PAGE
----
by Alex Reed
I first met Eika in November 2014. It was my first time attending a community meeting. I remember sitting in amazement as a young, feisty, passionate, under 5′ tall girl was rapid firing her suggestions to the leaders of the community. I soon found out that Eika de la Rosa Meza WAS a leader in the community. At just twenty-three years of age, she had fought vigorously to secure the natives’ rights to the island and would go on to win presidency of the community’s Junta Directiva in 2015. Eika served as my Spanish tutor and first true friend on the island. She taught me some island slang like “dame una fría pa’ la calo” and “asqui mismo.” Since meeting Eika that November, we have worked on community projects together, attended Carnival together, and even swum from one island to another together. She continues to serve the community with diligence and inspires me with her leadership skills, good attitude, and beautiful afro.
Describe your personality: Extroverted, funny, responsible, anxious
Favorite Food: Seafood
Favorite Island Activity: Swimming by the isleta
Biggest Role Model: My dad, Ever de la Rosa
Who is Eika de la Rosa Meza?
I am a 24-year-old business manager and a young islander of the archipelago of the Rosario Islands. In recent years, I have been dedicated to community work and organizational processes regarding ethnic groups, gender, and youth. I am currently in the process of generational renewal in my community, and strengthening the work of human, environmental, social, cultural, and territorial development of the ancestral community, Community Council of Black Communities of the Communal Unit of the Rural Government of the Islands of the Rosary, Village of Orika.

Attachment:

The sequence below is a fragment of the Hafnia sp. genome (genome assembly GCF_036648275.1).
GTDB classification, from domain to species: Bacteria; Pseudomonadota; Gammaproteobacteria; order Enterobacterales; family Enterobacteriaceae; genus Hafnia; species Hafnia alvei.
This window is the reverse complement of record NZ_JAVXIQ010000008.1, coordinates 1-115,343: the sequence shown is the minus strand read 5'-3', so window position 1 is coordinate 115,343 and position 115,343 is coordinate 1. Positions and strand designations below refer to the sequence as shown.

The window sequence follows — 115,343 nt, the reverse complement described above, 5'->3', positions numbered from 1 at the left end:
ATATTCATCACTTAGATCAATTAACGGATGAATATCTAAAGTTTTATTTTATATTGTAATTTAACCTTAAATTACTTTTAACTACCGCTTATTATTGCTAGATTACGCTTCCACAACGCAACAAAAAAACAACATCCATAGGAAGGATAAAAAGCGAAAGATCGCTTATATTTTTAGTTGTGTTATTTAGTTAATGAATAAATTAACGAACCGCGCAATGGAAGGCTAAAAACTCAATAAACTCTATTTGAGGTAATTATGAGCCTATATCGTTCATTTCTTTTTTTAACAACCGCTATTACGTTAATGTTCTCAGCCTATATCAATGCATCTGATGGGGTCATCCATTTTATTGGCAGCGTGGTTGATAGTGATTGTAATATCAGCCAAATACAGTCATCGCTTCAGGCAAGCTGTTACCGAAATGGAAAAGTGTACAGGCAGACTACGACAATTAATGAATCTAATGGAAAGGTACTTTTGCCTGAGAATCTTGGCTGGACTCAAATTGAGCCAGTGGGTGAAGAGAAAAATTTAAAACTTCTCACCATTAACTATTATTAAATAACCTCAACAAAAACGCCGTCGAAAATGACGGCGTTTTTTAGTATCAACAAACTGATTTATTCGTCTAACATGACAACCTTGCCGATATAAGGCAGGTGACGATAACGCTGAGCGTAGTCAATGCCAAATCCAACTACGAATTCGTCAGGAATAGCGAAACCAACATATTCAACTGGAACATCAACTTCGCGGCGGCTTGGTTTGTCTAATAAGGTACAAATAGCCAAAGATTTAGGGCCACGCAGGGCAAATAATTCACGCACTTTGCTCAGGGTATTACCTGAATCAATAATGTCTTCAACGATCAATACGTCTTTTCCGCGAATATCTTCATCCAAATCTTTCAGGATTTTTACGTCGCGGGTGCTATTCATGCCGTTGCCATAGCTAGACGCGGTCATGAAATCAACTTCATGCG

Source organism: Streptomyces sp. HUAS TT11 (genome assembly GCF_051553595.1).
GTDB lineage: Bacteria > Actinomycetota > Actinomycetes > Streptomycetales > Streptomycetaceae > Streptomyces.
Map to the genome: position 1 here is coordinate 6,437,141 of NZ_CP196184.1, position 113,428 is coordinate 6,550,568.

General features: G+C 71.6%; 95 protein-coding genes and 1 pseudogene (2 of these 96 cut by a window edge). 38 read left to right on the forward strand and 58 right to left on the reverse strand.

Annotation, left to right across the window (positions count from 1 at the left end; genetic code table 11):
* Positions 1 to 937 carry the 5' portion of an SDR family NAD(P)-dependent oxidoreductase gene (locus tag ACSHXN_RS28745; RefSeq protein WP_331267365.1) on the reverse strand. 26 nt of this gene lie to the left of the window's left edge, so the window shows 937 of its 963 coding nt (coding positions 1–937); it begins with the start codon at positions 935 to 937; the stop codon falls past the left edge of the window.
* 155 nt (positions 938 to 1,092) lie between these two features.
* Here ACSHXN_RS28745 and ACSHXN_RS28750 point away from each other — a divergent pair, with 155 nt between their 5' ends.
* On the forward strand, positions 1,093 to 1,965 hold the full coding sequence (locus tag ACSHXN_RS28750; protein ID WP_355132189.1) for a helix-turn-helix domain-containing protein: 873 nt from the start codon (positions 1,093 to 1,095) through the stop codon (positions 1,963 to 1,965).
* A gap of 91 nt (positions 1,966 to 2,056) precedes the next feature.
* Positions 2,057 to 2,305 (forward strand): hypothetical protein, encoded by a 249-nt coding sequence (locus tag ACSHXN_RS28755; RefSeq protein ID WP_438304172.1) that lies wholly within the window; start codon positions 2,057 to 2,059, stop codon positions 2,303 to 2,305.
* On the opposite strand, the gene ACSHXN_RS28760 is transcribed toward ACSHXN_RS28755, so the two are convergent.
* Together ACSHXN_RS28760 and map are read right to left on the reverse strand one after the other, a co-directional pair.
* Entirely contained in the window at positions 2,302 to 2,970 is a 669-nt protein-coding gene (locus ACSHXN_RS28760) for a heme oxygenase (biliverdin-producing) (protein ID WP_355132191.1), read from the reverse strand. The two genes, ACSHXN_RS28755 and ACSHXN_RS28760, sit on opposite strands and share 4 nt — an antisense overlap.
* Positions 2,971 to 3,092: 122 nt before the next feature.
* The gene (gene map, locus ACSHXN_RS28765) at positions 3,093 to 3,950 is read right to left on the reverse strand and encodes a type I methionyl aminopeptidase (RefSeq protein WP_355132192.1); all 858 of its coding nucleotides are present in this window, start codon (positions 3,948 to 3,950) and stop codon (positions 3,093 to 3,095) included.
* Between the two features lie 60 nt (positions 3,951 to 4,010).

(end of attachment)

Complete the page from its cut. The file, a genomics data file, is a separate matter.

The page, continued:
What has been your role in Isla Grande for the past 5 years?
I have been a young leader involved in process of acquiring our land. In our community, over the last 15 years, we have worked for the recognition of our rights to identity, civic participation, autonomy, choice in development, and territory. The Colombian government had previously refused to recognize this last fundamental. For us, transcendental right to the territory that connects us with our habitat is an essential and indispensable part of our worldview.
In 2012, after long litigation, we reached a milestone in terms of recognition of communities of African descent. For the first time in Colombia, an island that was once declared an unassigned national reserve was awarded as a qualified territory of a black community to the natives that have been living in the archipelago of Our Lady of the Rosary for over 300 years. This was an important achievement for Afro-descendants in Colombia, as it guaranteed the rights of our black communities to existence and territory. I sent cards, looked for lawyers, and talked with the community members. In 2015, we were finally delivered our title as rightful owners. Currently, I am serving as the president of our Consejo Comunitario.
What are some of your goals for the community of Islas del Rosario?
I want to see our basic needs met: solar power, potable water, and a comprehensive waste management system. At this moment, we are strengthening our abilities in terms of self-government (community vision document, environmental management plan, and internal regulation) and of economic development projects. This includes Orika Community Ecotourism, which aims to increase the wellbeing of our community by creating better income options, promoting our cultural heritage, and providing opportunities for ethno-education, which benefits both the traditional inhabitants and the tourists that visit us.
How has it been working with Peace Corps Volunteers?
Great! You all are easy going. Usually, gringos are complicated.
Favorite part: Practicing my English, working on projects with you, and that the people here are learning English because it is fundamental for their jobs and more opportunities.
What is your dream job?
Traveling and working with communities.
So you want to be a PCV?
Yes, for Colombia!